Ethics of oocyte banking for third-party assisted reproduction: a systematic review
The demand for donor oocytes has increased dramatically over the years. Today people in need of ART with the use of donor oocytes can appeal to commercial or public donor oocyte banks. The introduction of oocyte banks has shed a new light on the practice of ART using donor oocytes. The establishment and maintenance of oocyte banks should be sensitive to the ethical considerations. However, it is currently unclear which ethical aspects have to be taken into account.
The aim of this article is to identify the ethical aspects of establishing and maintaining oocyte banks for third-party ART.
A systematic search was performed in July 2016 and February 2017 in both PubMed and Embase using a search string that combined synonyms for oocytes, donation or banking, reproductive care and ethics. We included a wide variety of English-language articles with a reasoned description of ethical aspects or moral considerations on oocyte donation or banking for third-party ART.
The practice of oocyte banking consists of three components, namely, the intake, storage and distribution of donor oocytes, and each is associated with multiple ethical challenges. The majority of the literature discusses ethical aspects with regard to the intake of donor oocytes, taking into account both the interests of the donor and those of the potential child. Ethical aspects related to the donor are the risks and psychosocial impact of donation, motivations and compensation in donor recruitment, and requirements for informed consent. Ethical aspects related to the potential child are 2-fold: first, the welfare standard and the selection of donors, and second, anonymity and disclosure. Ethical aspects of storing donor oocytes for ART are quality standards, confidentiality, issues of ownership and control, and international transport of donor oocytes. Ethical aspects of the distribution of donor oocytes concern the selection of recipients and the acceptability of treatment of ‘non-traditional’ families in particular, prioritization of recipients in case of scarcity, cross-border reproductive care, matching of recipients and donor oocytes, informed consent and counselling for recipients.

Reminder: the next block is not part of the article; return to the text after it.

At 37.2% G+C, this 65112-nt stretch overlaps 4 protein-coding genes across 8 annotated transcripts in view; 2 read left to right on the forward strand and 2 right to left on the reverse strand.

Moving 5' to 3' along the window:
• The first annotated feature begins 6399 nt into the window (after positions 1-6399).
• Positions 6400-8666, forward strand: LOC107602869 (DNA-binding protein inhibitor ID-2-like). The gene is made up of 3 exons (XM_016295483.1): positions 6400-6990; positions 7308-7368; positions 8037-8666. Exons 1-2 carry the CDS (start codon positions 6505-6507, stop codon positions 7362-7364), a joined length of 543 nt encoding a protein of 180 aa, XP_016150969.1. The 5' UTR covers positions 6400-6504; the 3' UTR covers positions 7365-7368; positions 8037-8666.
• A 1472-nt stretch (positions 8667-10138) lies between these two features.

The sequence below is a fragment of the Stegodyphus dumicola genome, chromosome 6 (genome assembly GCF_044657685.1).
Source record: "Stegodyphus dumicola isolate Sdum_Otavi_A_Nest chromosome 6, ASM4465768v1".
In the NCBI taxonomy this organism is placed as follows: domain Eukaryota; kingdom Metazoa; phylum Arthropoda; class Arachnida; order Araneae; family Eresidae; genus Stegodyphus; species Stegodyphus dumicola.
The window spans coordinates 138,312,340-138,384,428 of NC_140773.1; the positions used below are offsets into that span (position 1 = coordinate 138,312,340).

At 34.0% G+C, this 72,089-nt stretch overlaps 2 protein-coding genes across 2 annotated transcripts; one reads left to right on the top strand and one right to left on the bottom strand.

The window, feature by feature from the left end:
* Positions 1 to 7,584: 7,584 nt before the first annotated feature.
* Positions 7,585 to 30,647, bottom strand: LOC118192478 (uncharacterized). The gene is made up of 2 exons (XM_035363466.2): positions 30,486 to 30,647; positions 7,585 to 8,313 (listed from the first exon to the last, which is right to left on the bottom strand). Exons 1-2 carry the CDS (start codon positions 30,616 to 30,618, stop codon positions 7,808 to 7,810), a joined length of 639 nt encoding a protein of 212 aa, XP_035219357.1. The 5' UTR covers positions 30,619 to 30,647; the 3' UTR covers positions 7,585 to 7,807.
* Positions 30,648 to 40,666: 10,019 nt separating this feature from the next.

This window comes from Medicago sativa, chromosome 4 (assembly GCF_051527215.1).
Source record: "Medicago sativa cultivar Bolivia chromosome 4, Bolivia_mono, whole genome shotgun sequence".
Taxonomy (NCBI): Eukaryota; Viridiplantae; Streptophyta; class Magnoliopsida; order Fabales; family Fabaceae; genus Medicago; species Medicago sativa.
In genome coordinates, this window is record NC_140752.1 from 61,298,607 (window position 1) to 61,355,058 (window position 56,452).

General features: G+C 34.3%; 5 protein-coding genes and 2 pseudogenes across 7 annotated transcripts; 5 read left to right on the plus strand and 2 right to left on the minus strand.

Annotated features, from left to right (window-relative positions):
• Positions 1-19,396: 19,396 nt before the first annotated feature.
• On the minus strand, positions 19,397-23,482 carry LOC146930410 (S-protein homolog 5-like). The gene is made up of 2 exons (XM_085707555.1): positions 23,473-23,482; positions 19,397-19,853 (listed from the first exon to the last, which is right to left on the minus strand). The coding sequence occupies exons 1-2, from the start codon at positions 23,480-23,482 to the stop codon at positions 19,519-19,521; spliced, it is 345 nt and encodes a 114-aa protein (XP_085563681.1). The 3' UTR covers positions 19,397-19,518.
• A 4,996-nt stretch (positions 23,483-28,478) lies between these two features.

Our review demonstrates that multiple ethical aspects have to be taken into account when establishing and maintaining an oocyte bank. Yet, for many of these aspects there is no consensus regarding what approach should be employed. Remarkably, the existing literature focuses mainly on ethical aspects related to the intake of donor oocytes, while aspects related to storage and distribution of donor oocytes are less often addressed. An important gap in the existing literature should therefore be acknowledged. To conclude, our findings can serve as a starting point for clinicians in the field of ART, to conceptualize what challenges arise when establishing and maintaining oocyte banks for third-party ART. The review may also stimulate policy makers to set up a trustworthy and adaptive governance structure for the intake, storage and distribution of donor oocytes.